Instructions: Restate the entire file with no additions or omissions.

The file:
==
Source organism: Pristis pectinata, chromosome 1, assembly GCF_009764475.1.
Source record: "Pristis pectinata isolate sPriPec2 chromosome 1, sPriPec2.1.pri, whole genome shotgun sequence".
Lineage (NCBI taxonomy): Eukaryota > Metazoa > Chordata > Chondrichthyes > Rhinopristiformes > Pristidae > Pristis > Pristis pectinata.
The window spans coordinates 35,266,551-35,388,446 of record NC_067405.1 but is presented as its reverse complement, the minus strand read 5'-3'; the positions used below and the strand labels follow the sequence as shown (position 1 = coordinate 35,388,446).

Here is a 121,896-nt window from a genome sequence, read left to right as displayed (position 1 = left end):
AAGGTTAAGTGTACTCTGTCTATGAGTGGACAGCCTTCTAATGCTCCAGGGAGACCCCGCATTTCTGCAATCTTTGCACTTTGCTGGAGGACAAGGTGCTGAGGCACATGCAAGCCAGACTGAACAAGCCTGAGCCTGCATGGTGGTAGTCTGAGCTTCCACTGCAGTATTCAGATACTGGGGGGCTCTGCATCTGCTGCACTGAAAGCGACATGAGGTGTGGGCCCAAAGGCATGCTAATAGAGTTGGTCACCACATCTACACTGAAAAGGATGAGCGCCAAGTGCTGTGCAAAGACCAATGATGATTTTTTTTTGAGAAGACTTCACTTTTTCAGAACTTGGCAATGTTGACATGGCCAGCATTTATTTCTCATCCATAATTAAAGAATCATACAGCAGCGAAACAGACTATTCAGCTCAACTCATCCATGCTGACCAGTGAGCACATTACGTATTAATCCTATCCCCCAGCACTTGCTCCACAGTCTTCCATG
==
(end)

Source organism: Pristis pectinata, chromosome 1, assembly GCF_009764475.1.
Source record: "Pristis pectinata isolate sPriPec2 chromosome 1, sPriPec2.1.pri, whole genome shotgun sequence".
Lineage (NCBI taxonomy): Eukaryota > Metazoa > Chordata > Chondrichthyes > Rhinopristiformes > Pristidae > Pristis > Pristis pectinata.
The window spans coordinates 35,266,551-35,388,446 of record NC_067405.1 but is presented as its reverse complement, the minus strand read 5'-3'; the positions used below and the strand labels follow the sequence as shown (position 1 = coordinate 35,388,446).

Here is a 121,896-nt window from a genome sequence, read left to right as displayed (position 1 = left end):
AAGGTTAAGTGTACTCTGTCTATGAGTGGACAGCCTTCTAATGCTCCAGGGAGACCCCGCATTTCTGCAATCTTTGCACTTTGCTGGAGGACAAGGTGCTGAGGCACATGCAAGCCAGACTGAACAAGCCTGAGCCTGCATGGTGGTAGTCTGAGCTTCCACTGCAGTATTCAGATACTGGGGGGCTCTGCATCTGCTGCACTGAAAGCGACATGAGGTGTGGGCCCAAAGGCATGCTAATAGAGTTGGTCACCACATCTACACTGAAAAGGATGAGCGCCAAGTGCTGTGCAAAGACCAATGATGATTTTTTTTTGAGAAGACTTCACTTTTTCAGAACTTGGCAATGTTGACATGGCCAGCATTTATTTCTCATCCATAATTAAAGAATCATACAGCAGCGAAACAGACTATTCAGCTCAACTCATCCATGCTGACCAGTGAGCACATTACGTATTAATCCTATCCCCCAGCACTTGCTCCACAGTCTTCCATG